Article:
City of Gosnells Councillors have endorsed a public tree strategy that will ensure a ‘greener’ future for the City’s public spaces, such as streetscapes and parks.

The City started significantly increasing the number of trees it plants in 2019 and Mayor Terresa Lynes said Greening Gosnells: Our Public Tree Strategy would boost the City’s planting program in targeted areas between now and 2030, improving tree canopy coverage, shade, amenity and habitat.

“Like elsewhere across Australia and the globe, trees in the City are under stress from a drying climate, irregular rainfall patterns, fluctuating ground water tables, heatwaves and extreme weather events,” she said.

“The importance of a considered strategy for trees on public land is increasing, as trees are often cleared for development and some landowners are reluctant to retain or plant trees on private property.”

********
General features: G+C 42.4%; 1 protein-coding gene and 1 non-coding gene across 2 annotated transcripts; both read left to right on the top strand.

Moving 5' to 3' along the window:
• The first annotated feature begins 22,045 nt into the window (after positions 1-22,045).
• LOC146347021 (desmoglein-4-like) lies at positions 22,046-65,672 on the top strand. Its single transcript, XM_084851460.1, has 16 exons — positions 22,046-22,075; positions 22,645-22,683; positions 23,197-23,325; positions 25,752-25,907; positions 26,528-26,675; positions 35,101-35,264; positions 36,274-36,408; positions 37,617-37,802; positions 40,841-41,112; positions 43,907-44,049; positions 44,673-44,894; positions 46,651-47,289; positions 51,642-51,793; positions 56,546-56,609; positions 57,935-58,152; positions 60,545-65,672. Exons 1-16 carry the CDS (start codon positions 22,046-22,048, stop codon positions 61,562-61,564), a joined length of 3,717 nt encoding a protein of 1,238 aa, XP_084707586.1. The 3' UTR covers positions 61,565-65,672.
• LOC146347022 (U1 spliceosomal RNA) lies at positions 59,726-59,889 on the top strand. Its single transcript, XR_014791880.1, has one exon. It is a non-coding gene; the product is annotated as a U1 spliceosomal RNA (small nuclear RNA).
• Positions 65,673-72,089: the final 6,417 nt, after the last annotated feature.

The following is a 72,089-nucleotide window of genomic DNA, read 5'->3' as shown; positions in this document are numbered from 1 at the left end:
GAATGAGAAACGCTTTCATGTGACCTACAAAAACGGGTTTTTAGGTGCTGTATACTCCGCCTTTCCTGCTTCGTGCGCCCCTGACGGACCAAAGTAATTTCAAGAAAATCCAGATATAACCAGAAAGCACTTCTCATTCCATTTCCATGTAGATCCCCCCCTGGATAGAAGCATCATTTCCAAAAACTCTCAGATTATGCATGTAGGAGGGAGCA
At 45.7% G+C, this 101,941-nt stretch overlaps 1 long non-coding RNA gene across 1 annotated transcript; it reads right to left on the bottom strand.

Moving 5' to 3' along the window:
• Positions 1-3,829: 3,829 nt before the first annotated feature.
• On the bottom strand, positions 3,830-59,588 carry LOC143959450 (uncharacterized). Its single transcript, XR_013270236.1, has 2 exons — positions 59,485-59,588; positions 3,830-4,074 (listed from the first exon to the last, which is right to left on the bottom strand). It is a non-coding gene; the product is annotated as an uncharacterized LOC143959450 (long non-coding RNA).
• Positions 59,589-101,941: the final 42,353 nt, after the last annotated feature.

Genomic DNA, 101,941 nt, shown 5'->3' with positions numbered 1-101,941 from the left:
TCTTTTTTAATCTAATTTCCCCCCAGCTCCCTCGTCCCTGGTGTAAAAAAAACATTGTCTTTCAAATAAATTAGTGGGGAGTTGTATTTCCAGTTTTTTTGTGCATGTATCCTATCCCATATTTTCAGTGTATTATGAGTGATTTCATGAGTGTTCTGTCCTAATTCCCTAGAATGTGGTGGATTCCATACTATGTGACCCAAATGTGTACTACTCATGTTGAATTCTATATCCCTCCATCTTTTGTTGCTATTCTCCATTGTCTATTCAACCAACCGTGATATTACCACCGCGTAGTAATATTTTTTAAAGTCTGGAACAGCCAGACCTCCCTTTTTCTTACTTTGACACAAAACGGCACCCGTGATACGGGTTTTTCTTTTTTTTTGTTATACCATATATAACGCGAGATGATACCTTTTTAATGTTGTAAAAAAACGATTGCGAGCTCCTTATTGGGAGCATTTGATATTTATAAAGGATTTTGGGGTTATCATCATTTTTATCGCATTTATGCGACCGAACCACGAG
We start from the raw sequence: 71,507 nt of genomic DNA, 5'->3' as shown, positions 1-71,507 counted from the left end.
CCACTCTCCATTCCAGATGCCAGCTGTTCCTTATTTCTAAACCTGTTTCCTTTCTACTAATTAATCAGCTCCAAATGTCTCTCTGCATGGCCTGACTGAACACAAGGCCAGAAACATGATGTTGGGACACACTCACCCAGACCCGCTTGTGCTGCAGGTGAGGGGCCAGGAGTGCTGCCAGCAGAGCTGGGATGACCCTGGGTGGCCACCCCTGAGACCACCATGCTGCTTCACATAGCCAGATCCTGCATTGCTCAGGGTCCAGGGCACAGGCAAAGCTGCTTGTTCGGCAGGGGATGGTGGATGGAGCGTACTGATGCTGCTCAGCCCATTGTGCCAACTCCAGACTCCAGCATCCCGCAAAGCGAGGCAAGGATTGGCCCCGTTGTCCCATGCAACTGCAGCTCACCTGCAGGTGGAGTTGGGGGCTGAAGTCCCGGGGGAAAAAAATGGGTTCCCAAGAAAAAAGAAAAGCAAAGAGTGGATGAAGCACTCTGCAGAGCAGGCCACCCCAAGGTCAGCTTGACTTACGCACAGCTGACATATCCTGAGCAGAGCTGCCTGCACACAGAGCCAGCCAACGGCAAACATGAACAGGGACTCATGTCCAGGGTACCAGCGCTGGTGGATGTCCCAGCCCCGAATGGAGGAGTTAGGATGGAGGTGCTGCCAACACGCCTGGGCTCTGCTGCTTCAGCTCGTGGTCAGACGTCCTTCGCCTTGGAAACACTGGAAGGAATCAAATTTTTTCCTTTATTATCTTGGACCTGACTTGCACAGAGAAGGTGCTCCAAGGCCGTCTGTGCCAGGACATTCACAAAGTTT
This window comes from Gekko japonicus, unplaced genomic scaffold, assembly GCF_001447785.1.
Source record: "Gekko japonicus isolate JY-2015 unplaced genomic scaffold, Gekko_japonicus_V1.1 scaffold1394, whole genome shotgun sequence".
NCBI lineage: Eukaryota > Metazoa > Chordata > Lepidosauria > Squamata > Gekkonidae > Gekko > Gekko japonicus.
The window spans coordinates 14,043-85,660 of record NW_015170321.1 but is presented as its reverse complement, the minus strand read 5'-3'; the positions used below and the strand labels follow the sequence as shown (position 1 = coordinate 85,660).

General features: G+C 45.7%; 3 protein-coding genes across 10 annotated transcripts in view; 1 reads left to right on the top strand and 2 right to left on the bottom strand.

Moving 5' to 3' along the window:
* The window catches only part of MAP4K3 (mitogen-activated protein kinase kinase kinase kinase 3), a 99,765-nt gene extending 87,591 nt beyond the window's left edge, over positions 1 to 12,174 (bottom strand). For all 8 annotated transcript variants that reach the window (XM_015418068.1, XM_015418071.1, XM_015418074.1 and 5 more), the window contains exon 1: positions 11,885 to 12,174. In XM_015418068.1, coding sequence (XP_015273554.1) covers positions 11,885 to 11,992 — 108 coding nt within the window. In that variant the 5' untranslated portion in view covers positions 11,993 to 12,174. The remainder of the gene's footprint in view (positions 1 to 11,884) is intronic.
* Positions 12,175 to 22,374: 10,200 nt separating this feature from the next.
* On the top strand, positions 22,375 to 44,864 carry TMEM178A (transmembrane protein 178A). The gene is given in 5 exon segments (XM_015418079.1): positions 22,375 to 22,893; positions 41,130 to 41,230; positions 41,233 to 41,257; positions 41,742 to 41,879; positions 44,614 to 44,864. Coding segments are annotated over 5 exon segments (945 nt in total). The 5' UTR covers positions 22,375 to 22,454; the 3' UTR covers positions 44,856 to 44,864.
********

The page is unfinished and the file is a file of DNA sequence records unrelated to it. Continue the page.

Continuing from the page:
Greening Gosnells includes a target to maintain tree canopy cover across 15 per cent of the City’s land area and ensure at least 2,500 trees are planted in public spaces each year in an effort to mitigate the losses.

It also includes provisions to replace wooden bollards commonly found along kerbsides and around park borders with trees, increase street tree planting, review and improve maintenance schedules, support community planting activities and a commitment to only remove healthy trees as a last resort.

Priority locations for planting include biodiversity corridors, parts of the City with low canopy coverage and near walkways and paths to provide shade to pedestrians and cyclists. Two additional parks each year will be added to the current planting schedule.

Tree selection is also guided by the strategy, with a mix of native and non-native species to be considered to ensure the right trees are planted in the right locations. Trees suitable for black cockatoo foraging, roosting and breeding will also be identified and prioritised.

“Trees can make a real difference to the City’s amenity as well as community health and wellbeing,” Mayor Lynes said.

“Trees provide essential shade and can cool suburbs by up to 10 degrees Celsius. They also enhance biodiversity, provide essential habitat for wildlife, improve air quality, remove carbon from the atmosphere and absorb nutrients that could pollute waterways.”

Click here to view the plan.